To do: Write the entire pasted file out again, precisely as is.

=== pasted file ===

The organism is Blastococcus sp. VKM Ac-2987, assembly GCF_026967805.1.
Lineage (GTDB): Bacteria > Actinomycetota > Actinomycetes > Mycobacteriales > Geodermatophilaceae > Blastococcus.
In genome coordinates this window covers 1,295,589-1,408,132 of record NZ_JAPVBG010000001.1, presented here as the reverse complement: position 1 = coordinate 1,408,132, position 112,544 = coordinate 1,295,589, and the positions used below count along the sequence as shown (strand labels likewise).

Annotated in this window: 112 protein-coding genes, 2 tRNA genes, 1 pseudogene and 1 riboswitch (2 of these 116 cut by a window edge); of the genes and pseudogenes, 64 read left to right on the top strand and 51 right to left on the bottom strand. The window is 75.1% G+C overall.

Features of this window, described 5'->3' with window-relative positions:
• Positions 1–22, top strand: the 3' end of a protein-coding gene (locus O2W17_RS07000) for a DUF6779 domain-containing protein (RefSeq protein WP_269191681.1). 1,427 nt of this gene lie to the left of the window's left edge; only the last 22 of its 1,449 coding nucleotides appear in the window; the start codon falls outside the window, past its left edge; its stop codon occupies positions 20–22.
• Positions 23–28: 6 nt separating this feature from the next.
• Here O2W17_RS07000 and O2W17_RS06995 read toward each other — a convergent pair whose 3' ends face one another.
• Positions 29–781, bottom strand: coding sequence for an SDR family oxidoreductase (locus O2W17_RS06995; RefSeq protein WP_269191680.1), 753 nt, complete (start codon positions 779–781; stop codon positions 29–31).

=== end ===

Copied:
The organism is Blastococcus sp. VKM Ac-2987, assembly GCF_026967805.1.
Lineage (GTDB): Bacteria > Actinomycetota > Actinomycetes > Mycobacteriales > Geodermatophilaceae > Blastococcus.
In genome coordinates this window covers 1,295,589-1,408,132 of record NZ_JAPVBG010000001.1, presented here as the reverse complement: position 1 = coordinate 1,408,132, position 112,544 = coordinate 1,295,589, and the positions used below count along the sequence as shown (strand labels likewise).

Annotated in this window: 112 protein-coding genes, 2 tRNA genes, 1 pseudogene and 1 riboswitch (2 of these 116 cut by a window edge); of the genes and pseudogenes, 64 read left to right on the top strand and 51 right to left on the bottom strand. The window is 75.1% G+C overall.

Features of this window, described 5'->3' with window-relative positions:
• Positions 1–22, top strand: the 3' end of a protein-coding gene (locus O2W17_RS07000) for a DUF6779 domain-containing protein (RefSeq protein WP_269191681.1). 1,427 nt of this gene lie to the left of the window's left edge; only the last 22 of its 1,449 coding nucleotides appear in the window; the start codon falls outside the window, past its left edge; its stop codon occupies positions 20–22.
• Positions 23–28: 6 nt separating this feature from the next.
• Here O2W17_RS07000 and O2W17_RS06995 read toward each other — a convergent pair whose 3' ends face one another.
• Positions 29–781, bottom strand: coding sequence for an SDR family oxidoreductase (locus O2W17_RS06995; RefSeq protein WP_269191680.1), 753 nt, complete (start codon positions 779–781; stop codon positions 29–31).